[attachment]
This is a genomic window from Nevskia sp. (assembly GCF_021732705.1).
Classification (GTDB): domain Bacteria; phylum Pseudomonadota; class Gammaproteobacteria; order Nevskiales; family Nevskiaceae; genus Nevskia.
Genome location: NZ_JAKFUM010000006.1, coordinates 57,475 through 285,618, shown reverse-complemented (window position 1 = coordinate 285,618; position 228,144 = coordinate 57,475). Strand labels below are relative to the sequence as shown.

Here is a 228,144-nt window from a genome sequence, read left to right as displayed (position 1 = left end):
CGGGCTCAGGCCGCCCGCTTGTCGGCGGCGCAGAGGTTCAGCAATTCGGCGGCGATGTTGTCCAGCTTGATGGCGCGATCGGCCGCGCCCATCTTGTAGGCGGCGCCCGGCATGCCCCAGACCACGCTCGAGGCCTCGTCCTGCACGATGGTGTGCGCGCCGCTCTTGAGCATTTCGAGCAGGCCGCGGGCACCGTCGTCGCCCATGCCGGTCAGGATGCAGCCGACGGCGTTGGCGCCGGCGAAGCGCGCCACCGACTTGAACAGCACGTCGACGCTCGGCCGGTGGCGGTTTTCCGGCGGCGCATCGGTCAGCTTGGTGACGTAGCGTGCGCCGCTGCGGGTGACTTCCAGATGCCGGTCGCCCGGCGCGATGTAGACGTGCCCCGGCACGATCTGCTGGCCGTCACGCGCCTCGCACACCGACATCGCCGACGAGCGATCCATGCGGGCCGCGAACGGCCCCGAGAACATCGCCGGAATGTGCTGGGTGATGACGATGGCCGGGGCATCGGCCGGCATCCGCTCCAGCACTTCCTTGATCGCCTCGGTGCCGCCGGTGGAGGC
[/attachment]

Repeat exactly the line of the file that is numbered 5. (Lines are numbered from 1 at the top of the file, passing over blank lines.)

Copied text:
CGGGCTCAGGCCGCCCGCTTGTCGGCGGCGCAGAGGTTCAGCAATTCGGCGGCGATGTTGTCCAGCTTGATGGCGCGATCGGCCGCGCCCATCTTGTAGGCGGCGCCCGGCATGCCCCAGACCACGCTCGAGGCCTCGTCCTGCACGATGGTGTGCGCGCCGCTCTTGAGCATTTCGAGCAGGCCGCGGGCACCGTCGTCGCCCATGCCGGTCAGGATGCAGCCGACGGCGTTGGCGCCGGCGAAGCGCGCCACCGACTTGAACAGCACGTCGACGCTCGGCCGGTGGCGGTTTTCCGGCGGCGCATCGGTCAGCTTGGTGACGTAGCGTGCGCCGCTGCGGGTGACTTCCAGATGCCGGTCGCCCGGCGCGATGTAGACGTGCCCCGGCACGATCTGCTGGCCGTCACGCGCCTCGCACACCGACATCGCCGACGAGCGATCCATGCGGGCCGCGAACGGCCCCGAGAACATCGCCGGAATGTGCTGGGTGATGACGATGGCCGGGGCATCGGCCGGCATCCGCTCCAGCACTTCCTTGATCGCCTCGGTGCCGCCGGTGGAGGC